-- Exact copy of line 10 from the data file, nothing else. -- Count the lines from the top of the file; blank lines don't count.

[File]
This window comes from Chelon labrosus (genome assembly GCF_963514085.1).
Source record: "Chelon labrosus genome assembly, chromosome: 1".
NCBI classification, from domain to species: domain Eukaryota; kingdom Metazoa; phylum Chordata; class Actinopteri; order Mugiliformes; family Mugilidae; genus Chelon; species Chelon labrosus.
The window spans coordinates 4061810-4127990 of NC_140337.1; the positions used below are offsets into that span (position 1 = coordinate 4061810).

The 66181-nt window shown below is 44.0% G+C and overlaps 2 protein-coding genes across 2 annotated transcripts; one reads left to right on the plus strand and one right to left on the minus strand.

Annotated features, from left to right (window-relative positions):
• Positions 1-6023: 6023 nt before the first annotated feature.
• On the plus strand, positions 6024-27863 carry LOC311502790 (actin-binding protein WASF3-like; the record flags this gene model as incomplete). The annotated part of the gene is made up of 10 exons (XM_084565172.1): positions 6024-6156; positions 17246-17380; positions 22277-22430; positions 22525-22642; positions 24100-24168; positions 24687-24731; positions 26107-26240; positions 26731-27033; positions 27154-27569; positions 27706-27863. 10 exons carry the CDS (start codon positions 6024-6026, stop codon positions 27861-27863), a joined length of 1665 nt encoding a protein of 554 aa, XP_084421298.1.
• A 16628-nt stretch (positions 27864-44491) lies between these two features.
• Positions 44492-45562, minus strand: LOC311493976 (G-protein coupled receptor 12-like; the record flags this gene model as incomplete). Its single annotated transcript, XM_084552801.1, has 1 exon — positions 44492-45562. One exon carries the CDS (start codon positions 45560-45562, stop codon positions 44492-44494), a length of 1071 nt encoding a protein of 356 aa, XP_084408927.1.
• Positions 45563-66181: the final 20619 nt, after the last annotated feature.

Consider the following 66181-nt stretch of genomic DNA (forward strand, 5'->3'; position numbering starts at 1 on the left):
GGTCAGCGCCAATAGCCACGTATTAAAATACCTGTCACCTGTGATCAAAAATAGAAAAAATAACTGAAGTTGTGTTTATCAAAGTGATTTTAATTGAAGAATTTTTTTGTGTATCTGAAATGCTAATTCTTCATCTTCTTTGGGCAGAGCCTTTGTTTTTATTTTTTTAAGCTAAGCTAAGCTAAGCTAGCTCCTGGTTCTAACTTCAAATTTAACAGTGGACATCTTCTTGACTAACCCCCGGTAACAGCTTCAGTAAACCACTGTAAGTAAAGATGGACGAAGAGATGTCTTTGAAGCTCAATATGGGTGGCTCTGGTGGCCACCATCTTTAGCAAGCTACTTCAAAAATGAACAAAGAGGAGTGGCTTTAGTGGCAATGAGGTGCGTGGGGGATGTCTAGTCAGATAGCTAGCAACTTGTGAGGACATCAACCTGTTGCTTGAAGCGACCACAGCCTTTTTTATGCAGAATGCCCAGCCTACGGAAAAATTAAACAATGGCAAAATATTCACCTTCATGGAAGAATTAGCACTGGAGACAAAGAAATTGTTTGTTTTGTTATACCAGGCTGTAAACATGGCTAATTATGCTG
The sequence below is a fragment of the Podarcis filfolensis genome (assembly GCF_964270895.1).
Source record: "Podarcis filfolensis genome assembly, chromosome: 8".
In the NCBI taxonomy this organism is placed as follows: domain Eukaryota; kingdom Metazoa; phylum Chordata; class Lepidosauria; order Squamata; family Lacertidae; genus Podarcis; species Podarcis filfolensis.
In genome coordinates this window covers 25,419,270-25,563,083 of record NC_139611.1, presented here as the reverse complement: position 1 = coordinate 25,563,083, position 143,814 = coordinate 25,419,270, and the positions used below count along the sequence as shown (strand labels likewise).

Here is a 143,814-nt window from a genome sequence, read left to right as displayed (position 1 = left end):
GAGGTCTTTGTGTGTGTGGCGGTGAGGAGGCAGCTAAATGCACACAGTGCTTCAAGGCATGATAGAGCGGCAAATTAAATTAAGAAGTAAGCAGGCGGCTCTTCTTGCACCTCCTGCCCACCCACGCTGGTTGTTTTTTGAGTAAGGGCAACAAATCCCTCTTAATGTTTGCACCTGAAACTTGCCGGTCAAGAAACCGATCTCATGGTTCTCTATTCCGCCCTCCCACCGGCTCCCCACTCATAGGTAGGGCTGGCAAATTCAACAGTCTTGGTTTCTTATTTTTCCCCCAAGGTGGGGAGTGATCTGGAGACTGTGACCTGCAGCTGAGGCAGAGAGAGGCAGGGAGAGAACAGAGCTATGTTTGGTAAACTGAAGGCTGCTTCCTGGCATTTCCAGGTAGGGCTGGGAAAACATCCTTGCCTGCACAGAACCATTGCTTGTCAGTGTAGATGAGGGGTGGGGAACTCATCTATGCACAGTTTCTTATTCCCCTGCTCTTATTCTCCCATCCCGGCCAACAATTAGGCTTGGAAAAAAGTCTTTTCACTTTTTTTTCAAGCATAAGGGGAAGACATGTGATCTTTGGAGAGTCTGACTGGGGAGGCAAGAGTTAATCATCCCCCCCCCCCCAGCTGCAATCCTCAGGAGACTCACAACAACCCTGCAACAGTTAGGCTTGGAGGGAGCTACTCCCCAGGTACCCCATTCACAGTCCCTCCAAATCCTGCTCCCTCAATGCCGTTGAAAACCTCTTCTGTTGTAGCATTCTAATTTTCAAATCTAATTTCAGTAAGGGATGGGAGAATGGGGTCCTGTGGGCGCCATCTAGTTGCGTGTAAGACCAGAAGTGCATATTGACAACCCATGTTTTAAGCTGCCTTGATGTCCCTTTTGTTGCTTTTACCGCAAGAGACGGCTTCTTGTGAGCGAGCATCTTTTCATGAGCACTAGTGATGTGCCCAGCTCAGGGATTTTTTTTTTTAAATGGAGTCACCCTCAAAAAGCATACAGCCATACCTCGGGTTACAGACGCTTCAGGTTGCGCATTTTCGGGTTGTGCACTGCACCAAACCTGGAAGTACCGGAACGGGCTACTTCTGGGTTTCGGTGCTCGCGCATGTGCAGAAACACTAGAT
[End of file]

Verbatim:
• Positions 44492-45562, minus strand: LOC311493976 (G-protein coupled receptor 12-like; the record flags this gene model as incomplete). Its single annotated transcript, XM_084552801.1, has 1 exon — positions 44492-45562. One exon carries the CDS (start codon positions 45560-45562, stop codon positions 44492-44494), a length of 1071 nt encoding a protein of 356 aa, XP_084408927.1.